[Board&Tale]: That's a tough one, but we'd have to say that Risk, Settlers and Twilight Struggle (not to be confused with Twilight Imperium!) are all near the top of our list. Also Puerto Rico and Mansions of Madness – the former is just brilliant, and the latter makes the rich Lovecraft theme so much more concrete by taking place in small-scale locations you can build and customize.

[WoodForSheep]: Why the name "Board & Tale"?

[Board&Tale]: We arrived at 'Board & Tale' because we felt it evoked feelings of play, wonder and story-telling and echoed what we wanted to give our players: games worth telling stories about, with memorable elements and really cool interactions between them to keep everyone on their toes!

[WoodForSheep]: What's the inspiration for Stratos?

[Board&Tale]: While 'Stratos' was not modeled after any particular game, it was inspired by our favourite elements from a wide swath of games, especially lesser-known ones – even in formats outside of tabletop games. While some inspiration was derived from strategy RPGs, you don’t need to be an RPG nut to have a great time playing Stratos, but if you are, there are certain things you’ll appreciate!

[WoodForSheep]: What's the twitter pitch for the game (ie done in 150 characters or less, or around that, we won't be that strict)?

[Board&Tale]: Beautiful RPG-themed euro game adventure for 2-5 players, with non-euro alternate scenarios that are even better than the base game (and more to come!).

[WoodForSheep]: From first concept of the game to its current form, how long was that journey?

[Board&Tale]: All told, 10 years, with various twists and turns along the way. After sketching out the core ideas we got to prototyping out of Lego and cardboard to start. Once we got the game flow to a good state, we started with a single prototype made out of painted wood that seemed more like a fancy chess set than a board game, and iterated through a couple rounds of wooden versions before moving to produce it for the mass market. Quite a long journey with many late nights in recent years!

[WoodForSheep]: Where/when did that first light bulb come up (ie is there some bronzed napkin somewhere with the birth of Stratos on it)?

[Board&Tale]: When? 2006 Where? In our parents’ garages! Where else?! The napkin exists!

[WoodForSheep]: Anything interesting (mechanic, character, etc) that unfortunately got left on the cutting room floor along the way (well, one that you can share with us)?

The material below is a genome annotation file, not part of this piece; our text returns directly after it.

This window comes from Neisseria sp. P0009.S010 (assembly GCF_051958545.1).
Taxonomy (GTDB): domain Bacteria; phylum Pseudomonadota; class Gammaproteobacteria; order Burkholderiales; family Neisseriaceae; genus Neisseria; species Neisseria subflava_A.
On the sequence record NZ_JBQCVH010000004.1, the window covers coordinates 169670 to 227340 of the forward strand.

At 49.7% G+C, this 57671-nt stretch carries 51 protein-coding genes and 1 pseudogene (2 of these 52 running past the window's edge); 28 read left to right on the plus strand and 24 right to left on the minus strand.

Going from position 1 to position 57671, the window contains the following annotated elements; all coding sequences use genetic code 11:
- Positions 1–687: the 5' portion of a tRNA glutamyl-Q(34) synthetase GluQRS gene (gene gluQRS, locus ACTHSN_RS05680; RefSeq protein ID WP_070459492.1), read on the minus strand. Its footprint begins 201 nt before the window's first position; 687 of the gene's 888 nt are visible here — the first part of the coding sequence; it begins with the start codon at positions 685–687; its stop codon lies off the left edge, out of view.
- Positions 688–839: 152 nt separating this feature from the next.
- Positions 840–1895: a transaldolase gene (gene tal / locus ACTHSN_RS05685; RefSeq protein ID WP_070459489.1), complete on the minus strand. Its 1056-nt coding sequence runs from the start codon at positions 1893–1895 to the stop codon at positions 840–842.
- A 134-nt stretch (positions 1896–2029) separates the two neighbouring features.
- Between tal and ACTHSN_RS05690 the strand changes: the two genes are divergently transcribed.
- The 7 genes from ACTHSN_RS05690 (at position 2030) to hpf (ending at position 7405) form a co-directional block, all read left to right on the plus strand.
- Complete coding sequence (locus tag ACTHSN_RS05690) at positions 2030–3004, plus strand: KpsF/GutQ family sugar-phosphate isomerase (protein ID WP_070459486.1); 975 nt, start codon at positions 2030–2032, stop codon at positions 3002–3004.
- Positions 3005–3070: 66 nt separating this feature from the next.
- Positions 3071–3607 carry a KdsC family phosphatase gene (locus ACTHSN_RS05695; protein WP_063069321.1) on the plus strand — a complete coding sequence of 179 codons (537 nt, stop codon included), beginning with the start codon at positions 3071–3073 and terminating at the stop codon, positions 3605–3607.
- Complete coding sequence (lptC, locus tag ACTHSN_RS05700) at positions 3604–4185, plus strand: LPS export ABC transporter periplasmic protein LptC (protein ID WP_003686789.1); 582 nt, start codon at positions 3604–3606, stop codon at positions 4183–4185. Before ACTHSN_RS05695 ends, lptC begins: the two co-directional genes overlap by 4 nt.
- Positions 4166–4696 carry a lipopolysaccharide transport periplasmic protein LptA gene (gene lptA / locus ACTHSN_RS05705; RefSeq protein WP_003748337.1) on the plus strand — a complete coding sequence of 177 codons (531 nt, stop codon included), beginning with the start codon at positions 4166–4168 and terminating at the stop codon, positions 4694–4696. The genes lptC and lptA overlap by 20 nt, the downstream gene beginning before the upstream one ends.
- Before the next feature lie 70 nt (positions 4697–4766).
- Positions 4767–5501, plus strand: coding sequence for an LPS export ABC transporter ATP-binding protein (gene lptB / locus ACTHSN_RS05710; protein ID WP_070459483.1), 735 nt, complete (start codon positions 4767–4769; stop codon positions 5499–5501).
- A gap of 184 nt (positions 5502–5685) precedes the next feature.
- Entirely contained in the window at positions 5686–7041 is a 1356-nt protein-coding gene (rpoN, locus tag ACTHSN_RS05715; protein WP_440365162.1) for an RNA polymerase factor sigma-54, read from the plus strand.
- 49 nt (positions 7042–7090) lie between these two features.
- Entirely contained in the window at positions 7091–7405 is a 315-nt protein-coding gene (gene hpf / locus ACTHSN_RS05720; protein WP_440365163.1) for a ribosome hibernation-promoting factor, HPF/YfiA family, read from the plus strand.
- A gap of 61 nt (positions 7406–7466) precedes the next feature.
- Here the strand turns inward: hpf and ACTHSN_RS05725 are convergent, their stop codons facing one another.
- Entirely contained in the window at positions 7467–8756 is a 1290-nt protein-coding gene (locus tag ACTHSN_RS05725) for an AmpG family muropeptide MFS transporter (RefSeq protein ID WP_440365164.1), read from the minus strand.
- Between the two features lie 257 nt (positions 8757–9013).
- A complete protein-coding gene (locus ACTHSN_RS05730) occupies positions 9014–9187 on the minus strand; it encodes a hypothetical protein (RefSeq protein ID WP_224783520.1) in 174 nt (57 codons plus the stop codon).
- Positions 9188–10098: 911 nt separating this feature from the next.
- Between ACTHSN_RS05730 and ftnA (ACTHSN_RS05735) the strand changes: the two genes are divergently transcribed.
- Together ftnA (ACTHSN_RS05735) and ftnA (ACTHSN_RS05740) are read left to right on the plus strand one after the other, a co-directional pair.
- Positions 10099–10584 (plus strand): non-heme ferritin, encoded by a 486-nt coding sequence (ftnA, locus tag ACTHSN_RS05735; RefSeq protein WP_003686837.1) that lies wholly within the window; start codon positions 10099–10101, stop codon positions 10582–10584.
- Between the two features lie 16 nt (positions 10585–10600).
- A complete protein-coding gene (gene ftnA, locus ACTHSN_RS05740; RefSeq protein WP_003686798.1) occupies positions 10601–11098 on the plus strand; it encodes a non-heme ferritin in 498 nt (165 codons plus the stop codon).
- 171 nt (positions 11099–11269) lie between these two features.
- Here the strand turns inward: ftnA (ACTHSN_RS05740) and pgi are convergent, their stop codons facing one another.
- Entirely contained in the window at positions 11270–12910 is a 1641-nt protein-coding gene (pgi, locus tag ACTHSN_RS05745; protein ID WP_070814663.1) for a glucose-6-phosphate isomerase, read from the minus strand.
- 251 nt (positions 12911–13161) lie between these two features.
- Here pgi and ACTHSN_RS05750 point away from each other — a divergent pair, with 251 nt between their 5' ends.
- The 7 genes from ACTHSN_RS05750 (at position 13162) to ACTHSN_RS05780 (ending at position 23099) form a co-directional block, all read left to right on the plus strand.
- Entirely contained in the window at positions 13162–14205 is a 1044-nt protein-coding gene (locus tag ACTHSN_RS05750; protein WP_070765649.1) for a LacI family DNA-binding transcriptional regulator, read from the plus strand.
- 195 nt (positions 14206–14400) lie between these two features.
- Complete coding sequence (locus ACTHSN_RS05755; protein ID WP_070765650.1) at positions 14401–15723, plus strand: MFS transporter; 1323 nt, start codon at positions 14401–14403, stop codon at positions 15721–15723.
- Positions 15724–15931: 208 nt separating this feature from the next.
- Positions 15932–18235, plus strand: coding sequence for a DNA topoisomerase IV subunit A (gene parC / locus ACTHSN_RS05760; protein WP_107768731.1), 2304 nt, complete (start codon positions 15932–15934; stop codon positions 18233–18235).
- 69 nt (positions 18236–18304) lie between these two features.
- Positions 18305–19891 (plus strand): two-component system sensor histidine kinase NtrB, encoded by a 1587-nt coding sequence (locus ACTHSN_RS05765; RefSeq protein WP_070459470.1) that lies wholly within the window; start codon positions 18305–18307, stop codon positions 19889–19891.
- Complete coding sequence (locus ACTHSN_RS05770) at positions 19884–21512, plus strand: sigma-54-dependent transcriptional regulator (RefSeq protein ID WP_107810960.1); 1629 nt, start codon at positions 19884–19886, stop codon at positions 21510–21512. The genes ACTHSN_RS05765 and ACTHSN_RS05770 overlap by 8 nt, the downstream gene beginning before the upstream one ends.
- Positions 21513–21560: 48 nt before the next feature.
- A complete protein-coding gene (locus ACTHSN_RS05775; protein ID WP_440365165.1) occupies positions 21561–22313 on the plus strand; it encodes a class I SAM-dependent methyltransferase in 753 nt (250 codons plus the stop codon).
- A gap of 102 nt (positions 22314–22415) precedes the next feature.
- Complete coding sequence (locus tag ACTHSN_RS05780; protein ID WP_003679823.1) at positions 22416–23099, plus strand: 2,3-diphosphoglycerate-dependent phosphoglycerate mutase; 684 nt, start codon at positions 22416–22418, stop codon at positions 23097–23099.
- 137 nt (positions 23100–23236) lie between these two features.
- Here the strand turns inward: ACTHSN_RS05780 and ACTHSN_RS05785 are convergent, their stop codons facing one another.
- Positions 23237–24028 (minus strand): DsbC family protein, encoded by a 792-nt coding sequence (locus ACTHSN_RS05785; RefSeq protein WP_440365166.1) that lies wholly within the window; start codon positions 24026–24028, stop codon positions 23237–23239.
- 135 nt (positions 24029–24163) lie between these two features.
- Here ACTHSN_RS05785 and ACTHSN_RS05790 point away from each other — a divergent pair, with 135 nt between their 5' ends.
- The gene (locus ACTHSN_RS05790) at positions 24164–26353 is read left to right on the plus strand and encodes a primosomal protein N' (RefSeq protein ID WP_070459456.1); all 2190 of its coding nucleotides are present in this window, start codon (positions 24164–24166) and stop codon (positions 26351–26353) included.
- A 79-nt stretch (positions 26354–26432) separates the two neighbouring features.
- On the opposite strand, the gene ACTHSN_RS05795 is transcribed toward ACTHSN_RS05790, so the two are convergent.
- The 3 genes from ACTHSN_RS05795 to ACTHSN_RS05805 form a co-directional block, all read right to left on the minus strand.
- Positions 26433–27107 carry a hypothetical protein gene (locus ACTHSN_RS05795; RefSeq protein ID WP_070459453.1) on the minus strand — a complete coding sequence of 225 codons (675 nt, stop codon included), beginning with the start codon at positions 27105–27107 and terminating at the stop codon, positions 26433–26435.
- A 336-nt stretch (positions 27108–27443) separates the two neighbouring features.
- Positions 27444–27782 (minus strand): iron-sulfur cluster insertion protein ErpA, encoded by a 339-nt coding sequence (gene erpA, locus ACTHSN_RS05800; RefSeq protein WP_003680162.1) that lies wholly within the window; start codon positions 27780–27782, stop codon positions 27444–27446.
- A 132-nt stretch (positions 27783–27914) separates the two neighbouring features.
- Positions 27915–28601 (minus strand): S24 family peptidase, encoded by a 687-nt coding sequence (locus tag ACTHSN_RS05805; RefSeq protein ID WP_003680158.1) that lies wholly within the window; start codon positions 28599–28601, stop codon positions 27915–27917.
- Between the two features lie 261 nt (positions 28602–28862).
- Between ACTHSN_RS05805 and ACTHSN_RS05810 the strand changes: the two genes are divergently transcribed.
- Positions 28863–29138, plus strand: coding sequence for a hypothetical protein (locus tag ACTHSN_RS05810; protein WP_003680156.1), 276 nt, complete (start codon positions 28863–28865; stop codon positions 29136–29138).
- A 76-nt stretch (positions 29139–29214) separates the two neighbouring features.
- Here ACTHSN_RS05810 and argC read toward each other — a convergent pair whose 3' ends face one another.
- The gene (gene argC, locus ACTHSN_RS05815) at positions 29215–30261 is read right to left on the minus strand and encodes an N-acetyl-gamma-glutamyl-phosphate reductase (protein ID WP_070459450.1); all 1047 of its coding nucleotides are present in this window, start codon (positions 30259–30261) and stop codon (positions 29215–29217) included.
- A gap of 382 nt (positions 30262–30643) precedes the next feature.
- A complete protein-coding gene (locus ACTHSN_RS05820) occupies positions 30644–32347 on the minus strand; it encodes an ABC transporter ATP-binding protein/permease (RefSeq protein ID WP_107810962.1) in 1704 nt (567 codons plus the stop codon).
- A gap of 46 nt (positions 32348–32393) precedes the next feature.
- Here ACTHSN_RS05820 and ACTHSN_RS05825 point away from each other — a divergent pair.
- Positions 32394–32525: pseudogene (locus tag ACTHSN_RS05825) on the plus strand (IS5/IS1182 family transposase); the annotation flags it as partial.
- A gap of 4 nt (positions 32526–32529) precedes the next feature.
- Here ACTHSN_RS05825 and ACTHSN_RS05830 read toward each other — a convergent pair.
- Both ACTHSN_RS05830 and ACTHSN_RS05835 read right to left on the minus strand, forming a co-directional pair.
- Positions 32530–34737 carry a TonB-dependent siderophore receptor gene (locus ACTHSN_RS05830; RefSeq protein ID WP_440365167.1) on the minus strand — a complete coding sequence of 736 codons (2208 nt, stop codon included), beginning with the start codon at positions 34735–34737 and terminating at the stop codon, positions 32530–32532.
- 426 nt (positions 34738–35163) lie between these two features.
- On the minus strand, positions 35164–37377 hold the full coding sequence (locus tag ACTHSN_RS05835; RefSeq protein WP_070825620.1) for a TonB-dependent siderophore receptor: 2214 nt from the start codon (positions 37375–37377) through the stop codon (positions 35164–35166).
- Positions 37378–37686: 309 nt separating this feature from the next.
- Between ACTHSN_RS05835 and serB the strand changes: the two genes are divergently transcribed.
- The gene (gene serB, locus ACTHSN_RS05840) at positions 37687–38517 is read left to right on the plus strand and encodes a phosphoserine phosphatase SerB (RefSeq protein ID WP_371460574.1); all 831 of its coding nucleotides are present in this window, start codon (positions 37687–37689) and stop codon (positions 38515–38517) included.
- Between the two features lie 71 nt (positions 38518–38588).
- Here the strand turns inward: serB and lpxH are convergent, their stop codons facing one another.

[Board&Tale]: Without spilling too many beans, we used to have a 'healer' unit. After much play-testing, we decided the game was simply better without it since healing slowed the pace too much.

[WoodForSheep]: After I play my first game of Stratos, what should that experience be? After my 5th game?

[Board&Tale]: The first game gives many ‘aha’ moments – simple enough to get started, with realizations a bit later of just how much flexibility and options you can have even from a fairly simple set of characters and actions. What we often hear at the end of someone’s first game is “I was so close to winning, next turn I was gonna …” followed by the exact plan they’d been eager to try. Which, of course, they try to do in the next game.

By the 5th game there is a definite meta game that emerges, as well as even more creative play in using characters together and coming up with interactions you simply wouldn’t think of on your first play-though. We don’t want to spoil anything here, but this is what we wanted all along – having real staying power and depth, even as we pursued simplicity and refinement through the iterations over the years. With spells and treasures that can actually change the game board itself during the match, even re-playing the same map is usually quite a bit different from the last time!

[WoodForSheep]: If resources (and say even licensing) were not an issue, what would be the dream Board & Tale project?

[Board&Tale]: Without naming names, there is a certain franchise we would love to bring to tabletop form. Otherwise, though, our dream project is already here!

[WoodForSheep]: If you can share, what's next for Stratos (ie expansion)? Board & Tale (ie sneak peak of a new game in development)?

[Board&Tale]: Actually, this is one of the first questions asked after people play for the first time – although usually more of a statement along the lines of “what’s the first expansion going to be? I can see so many directions you could take this” – and they’re right. We have a lot of ideas and feedback collected, and are working on our expansion plans as we speak. No details yet – stay tuned!